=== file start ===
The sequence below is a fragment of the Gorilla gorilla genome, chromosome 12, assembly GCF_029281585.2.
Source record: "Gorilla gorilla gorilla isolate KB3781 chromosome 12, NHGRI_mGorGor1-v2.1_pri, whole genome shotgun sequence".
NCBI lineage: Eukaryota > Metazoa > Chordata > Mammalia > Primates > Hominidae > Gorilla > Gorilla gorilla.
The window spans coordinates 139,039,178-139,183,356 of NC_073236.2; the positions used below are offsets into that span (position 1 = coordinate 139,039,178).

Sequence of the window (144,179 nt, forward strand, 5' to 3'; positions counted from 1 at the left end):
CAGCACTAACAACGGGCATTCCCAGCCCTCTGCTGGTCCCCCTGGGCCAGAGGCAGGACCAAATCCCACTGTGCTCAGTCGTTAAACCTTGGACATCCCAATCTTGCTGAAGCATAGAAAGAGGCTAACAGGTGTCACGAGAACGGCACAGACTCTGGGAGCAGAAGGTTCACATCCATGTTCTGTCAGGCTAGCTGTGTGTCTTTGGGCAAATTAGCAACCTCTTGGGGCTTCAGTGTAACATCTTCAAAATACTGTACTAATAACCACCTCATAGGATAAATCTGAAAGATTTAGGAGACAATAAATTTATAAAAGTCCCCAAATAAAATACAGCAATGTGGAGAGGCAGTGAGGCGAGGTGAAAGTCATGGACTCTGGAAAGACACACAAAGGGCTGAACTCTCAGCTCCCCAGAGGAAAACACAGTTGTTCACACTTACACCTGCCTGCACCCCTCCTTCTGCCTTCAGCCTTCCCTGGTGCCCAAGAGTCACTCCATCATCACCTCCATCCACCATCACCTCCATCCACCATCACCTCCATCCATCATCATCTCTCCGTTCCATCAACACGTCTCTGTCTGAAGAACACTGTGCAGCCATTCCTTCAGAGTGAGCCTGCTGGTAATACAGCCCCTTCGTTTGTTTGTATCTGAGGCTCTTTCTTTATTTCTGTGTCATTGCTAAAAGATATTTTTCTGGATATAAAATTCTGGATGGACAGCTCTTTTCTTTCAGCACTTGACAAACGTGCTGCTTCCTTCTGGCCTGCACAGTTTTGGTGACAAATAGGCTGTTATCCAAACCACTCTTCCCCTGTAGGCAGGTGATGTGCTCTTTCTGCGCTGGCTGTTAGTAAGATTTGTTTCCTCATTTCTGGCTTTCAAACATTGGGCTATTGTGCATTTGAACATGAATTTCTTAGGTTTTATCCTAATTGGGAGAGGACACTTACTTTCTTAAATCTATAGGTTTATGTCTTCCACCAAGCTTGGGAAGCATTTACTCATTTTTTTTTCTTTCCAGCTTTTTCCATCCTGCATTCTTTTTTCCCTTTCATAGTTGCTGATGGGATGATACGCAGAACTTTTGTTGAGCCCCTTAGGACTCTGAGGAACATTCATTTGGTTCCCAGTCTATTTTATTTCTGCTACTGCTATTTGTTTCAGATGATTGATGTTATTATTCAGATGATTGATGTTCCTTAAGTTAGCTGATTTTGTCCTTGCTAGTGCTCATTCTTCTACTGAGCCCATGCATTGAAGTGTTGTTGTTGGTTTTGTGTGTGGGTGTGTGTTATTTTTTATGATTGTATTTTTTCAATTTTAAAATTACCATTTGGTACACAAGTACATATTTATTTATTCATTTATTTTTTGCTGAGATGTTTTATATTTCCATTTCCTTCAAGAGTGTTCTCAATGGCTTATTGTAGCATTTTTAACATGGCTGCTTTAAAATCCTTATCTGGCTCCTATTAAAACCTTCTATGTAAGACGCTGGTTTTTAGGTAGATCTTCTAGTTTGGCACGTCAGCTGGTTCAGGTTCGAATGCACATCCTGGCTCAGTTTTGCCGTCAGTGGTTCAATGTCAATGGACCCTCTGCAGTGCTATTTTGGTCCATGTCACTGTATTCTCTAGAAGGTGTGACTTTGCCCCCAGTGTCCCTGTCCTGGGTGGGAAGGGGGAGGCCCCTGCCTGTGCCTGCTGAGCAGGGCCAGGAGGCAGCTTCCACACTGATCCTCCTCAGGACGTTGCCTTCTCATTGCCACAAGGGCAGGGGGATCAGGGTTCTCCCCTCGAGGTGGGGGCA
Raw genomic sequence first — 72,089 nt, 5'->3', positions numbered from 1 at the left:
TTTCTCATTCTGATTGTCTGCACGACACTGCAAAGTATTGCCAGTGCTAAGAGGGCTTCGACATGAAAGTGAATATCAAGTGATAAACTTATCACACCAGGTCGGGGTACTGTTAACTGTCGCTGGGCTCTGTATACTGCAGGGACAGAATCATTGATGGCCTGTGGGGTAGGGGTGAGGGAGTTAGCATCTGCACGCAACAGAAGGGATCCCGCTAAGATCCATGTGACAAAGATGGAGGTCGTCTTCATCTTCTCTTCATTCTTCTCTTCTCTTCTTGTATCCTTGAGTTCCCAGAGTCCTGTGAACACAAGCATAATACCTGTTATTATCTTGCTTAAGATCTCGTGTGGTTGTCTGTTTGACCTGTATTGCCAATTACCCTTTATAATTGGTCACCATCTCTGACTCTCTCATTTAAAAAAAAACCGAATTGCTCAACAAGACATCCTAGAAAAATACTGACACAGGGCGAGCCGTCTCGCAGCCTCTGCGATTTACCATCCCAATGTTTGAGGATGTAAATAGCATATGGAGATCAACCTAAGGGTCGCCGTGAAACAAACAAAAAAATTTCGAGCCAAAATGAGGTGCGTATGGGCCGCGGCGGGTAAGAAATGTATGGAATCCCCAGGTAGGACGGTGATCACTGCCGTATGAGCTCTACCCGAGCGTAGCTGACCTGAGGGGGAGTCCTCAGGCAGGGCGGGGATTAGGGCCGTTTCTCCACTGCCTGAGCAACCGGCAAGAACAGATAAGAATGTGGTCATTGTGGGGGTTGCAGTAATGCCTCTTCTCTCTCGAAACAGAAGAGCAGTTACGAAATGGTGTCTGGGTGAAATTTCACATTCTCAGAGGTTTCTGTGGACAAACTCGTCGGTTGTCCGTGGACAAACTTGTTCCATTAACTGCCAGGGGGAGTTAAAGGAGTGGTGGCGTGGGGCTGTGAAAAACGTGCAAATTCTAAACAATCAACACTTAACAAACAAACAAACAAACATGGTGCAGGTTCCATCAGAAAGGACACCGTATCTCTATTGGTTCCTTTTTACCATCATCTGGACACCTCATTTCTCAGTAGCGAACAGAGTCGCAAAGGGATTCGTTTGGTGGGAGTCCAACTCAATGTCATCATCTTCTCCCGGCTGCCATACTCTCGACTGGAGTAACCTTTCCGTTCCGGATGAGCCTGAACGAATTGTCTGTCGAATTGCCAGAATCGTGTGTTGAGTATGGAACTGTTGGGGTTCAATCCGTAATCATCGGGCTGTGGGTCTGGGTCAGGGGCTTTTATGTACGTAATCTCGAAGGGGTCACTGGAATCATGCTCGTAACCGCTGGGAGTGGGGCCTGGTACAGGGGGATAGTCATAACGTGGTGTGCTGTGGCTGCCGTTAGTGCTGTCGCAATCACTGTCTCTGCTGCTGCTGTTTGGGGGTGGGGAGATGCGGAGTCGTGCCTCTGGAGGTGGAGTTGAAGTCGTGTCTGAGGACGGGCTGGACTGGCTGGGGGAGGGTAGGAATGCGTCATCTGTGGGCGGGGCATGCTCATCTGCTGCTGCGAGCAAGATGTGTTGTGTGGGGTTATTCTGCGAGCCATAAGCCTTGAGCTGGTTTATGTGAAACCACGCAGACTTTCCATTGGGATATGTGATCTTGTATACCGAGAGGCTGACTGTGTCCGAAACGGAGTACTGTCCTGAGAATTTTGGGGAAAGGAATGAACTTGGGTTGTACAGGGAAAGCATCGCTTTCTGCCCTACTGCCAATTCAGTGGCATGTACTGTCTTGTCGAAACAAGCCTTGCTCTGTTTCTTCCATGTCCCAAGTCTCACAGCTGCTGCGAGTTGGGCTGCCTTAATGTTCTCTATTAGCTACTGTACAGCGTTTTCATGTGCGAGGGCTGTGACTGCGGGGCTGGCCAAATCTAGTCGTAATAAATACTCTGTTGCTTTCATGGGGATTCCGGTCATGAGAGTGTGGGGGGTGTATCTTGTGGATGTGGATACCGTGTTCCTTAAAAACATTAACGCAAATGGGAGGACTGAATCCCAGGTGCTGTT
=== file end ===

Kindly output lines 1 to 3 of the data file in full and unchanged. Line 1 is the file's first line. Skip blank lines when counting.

The sequence below is a fragment of the Gorilla gorilla genome, chromosome 12, assembly GCF_029281585.2.
Source record: "Gorilla gorilla gorilla isolate KB3781 chromosome 12, NHGRI_mGorGor1-v2.1_pri, whole genome shotgun sequence".
NCBI lineage: Eukaryota > Metazoa > Chordata > Mammalia > Primates > Hominidae > Gorilla > Gorilla gorilla.